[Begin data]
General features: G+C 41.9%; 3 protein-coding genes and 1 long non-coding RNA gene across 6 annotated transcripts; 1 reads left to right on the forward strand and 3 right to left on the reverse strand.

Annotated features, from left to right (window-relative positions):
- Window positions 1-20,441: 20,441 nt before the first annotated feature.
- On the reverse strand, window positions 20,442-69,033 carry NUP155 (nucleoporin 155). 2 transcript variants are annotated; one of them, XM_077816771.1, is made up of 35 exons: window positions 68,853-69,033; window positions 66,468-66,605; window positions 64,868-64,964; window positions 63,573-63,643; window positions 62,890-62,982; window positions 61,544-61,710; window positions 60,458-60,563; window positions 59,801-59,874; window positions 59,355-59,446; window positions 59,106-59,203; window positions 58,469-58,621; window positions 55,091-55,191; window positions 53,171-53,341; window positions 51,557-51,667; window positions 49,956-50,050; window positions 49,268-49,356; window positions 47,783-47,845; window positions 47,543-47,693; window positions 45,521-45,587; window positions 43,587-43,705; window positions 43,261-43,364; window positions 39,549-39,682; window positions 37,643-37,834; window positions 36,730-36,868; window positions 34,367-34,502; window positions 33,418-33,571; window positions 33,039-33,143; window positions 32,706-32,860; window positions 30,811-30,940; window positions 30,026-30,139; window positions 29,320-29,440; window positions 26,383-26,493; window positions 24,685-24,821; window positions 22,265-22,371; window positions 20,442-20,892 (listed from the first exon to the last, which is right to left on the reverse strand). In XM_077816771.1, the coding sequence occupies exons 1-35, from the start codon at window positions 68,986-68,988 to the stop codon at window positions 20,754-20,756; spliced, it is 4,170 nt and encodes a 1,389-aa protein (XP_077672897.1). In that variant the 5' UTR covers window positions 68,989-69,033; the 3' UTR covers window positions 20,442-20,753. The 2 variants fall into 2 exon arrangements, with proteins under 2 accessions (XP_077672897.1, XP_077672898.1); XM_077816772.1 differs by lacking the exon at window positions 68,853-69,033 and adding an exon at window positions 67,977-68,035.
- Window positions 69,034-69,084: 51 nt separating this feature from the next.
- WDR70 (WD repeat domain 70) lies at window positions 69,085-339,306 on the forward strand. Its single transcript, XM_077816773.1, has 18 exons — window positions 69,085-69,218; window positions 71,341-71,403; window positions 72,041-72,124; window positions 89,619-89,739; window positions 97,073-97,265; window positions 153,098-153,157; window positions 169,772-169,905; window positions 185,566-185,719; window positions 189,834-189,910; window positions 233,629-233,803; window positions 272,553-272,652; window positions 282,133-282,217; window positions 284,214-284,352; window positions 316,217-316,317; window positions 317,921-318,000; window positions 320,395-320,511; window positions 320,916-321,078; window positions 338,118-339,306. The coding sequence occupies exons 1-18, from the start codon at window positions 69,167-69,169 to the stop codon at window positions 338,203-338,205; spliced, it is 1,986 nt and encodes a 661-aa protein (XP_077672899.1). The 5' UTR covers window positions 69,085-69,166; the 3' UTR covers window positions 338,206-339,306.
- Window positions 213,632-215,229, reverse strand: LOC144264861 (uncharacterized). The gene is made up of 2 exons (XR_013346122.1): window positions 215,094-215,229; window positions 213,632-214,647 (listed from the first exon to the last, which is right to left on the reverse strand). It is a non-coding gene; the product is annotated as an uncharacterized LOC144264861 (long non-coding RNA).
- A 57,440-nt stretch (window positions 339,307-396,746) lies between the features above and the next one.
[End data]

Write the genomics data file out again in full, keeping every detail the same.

General features: G+C 41.9%; 3 protein-coding genes and 1 long non-coding RNA gene across 6 annotated transcripts; 1 reads left to right on the forward strand and 3 right to left on the reverse strand.

Annotated features, from left to right (window-relative positions):
- Window positions 1-20,441: 20,441 nt before the first annotated feature.
- On the reverse strand, window positions 20,442-69,033 carry NUP155 (nucleoporin 155). 2 transcript variants are annotated; one of them, XM_077816771.1, is made up of 35 exons: window positions 68,853-69,033; window positions 66,468-66,605; window positions 64,868-64,964; window positions 63,573-63,643; window positions 62,890-62,982; window positions 61,544-61,710; window positions 60,458-60,563; window positions 59,801-59,874; window positions 59,355-59,446; window positions 59,106-59,203; window positions 58,469-58,621; window positions 55,091-55,191; window positions 53,171-53,341; window positions 51,557-51,667; window positions 49,956-50,050; window positions 49,268-49,356; window positions 47,783-47,845; window positions 47,543-47,693; window positions 45,521-45,587; window positions 43,587-43,705; window positions 43,261-43,364; window positions 39,549-39,682; window positions 37,643-37,834; window positions 36,730-36,868; window positions 34,367-34,502; window positions 33,418-33,571; window positions 33,039-33,143; window positions 32,706-32,860; window positions 30,811-30,940; window positions 30,026-30,139; window positions 29,320-29,440; window positions 26,383-26,493; window positions 24,685-24,821; window positions 22,265-22,371; window positions 20,442-20,892 (listed from the first exon to the last, which is right to left on the reverse strand). In XM_077816771.1, the coding sequence occupies exons 1-35, from the start codon at window positions 68,986-68,988 to the stop codon at window positions 20,754-20,756; spliced, it is 4,170 nt and encodes a 1,389-aa protein (XP_077672897.1). In that variant the 5' UTR covers window positions 68,989-69,033; the 3' UTR covers window positions 20,442-20,753. The 2 variants fall into 2 exon arrangements, with proteins under 2 accessions (XP_077672897.1, XP_077672898.1); XM_077816772.1 differs by lacking the exon at window positions 68,853-69,033 and adding an exon at window positions 67,977-68,035.
- Window positions 69,034-69,084: 51 nt separating this feature from the next.
- WDR70 (WD repeat domain 70) lies at window positions 69,085-339,306 on the forward strand. Its single transcript, XM_077816773.1, has 18 exons — window positions 69,085-69,218; window positions 71,341-71,403; window positions 72,041-72,124; window positions 89,619-89,739; window positions 97,073-97,265; window positions 153,098-153,157; window positions 169,772-169,905; window positions 185,566-185,719; window positions 189,834-189,910; window positions 233,629-233,803; window positions 272,553-272,652; window positions 282,133-282,217; window positions 284,214-284,352; window positions 316,217-316,317; window positions 317,921-318,000; window positions 320,395-320,511; window positions 320,916-321,078; window positions 338,118-339,306. The coding sequence occupies exons 1-18, from the start codon at window positions 69,167-69,169 to the stop codon at window positions 338,203-338,205; spliced, it is 1,986 nt and encodes a 661-aa protein (XP_077672899.1). The 5' UTR covers window positions 69,085-69,166; the 3' UTR covers window positions 338,206-339,306.
- Window positions 213,632-215,229, reverse strand: LOC144264861 (uncharacterized). The gene is made up of 2 exons (XR_013346122.1): window positions 215,094-215,229; window positions 213,632-214,647 (listed from the first exon to the last, which is right to left on the reverse strand). It is a non-coding gene; the product is annotated as an uncharacterized LOC144264861 (long non-coding RNA).
- A 57,440-nt stretch (window positions 339,307-396,746) lies between the features above and the next one.